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Moving International Technical Communication Forward: A World Englishes Approach

Journal of Technical Writing and Communication Volume 41, Number 2, ISSN 0047-2816


This article explores how the English language contributes to cross-boundary communication failure and establishes that there is an "English language problem" that has not been adequately addressed in preparing United States native English-speaking students for international technical communication tasks. For example, U.S. technical communication scholars are still grappling with the problems of using English in software internationalization and translating technical communication products across boundaries of national culture and language without privileging Western values and beliefs. The tendency is to assume American culture and American Standard English as the norm, and to identify cultural and linguistic differences as problems only when there is a communication failure or when non-native speakers of English translate product users' manuals and other documents for use by Americans. The article draws attention to the limitations of the current favored strategies for training native speakers in international audience analysis and calls for a revamping of the curriculum to allow for the integration of language-based methodologies. It suggests the incorporation of the World Englishes perspective into training programs to internationalize students' learning experiences.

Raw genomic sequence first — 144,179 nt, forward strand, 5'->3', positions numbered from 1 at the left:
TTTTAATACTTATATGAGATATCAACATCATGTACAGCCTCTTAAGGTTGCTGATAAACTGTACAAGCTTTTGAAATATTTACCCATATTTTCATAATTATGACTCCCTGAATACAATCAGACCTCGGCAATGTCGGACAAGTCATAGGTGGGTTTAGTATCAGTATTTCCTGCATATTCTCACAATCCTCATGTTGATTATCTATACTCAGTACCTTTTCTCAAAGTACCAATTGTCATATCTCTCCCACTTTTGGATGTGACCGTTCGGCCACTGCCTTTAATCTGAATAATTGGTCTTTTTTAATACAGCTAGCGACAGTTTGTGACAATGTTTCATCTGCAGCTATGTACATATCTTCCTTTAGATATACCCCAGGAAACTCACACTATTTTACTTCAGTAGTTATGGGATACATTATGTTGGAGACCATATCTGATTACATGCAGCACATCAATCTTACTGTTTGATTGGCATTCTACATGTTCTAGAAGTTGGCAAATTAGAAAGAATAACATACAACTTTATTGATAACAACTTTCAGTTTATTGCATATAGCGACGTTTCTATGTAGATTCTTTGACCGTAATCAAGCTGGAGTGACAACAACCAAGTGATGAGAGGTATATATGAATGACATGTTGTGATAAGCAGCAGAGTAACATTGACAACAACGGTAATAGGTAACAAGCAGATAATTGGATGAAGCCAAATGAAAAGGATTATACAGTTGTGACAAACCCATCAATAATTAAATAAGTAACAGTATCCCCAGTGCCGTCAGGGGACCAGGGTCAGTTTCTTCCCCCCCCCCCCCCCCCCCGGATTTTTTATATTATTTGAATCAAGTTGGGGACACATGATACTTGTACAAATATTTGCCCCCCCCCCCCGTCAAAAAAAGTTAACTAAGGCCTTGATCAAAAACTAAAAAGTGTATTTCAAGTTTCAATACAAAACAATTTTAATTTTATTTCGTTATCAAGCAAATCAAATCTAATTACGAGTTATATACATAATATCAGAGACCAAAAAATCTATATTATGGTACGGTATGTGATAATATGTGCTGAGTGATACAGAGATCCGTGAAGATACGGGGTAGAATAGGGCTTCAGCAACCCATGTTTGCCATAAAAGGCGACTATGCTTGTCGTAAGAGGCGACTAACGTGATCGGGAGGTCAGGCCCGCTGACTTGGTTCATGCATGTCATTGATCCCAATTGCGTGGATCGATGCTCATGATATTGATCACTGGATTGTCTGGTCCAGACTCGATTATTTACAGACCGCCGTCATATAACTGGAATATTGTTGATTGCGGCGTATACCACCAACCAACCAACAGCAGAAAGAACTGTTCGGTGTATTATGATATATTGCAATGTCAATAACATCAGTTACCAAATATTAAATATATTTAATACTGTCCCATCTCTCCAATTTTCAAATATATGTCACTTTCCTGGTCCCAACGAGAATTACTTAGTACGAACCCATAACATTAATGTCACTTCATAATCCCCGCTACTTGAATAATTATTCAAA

Bokor, M.J.K. (2011). Moving International Technical Communication Forward: A World Englishes Approach. Journal of Technical Writing and Communication, 41(2), 113-138. Retrieved May 29, 2020 from .

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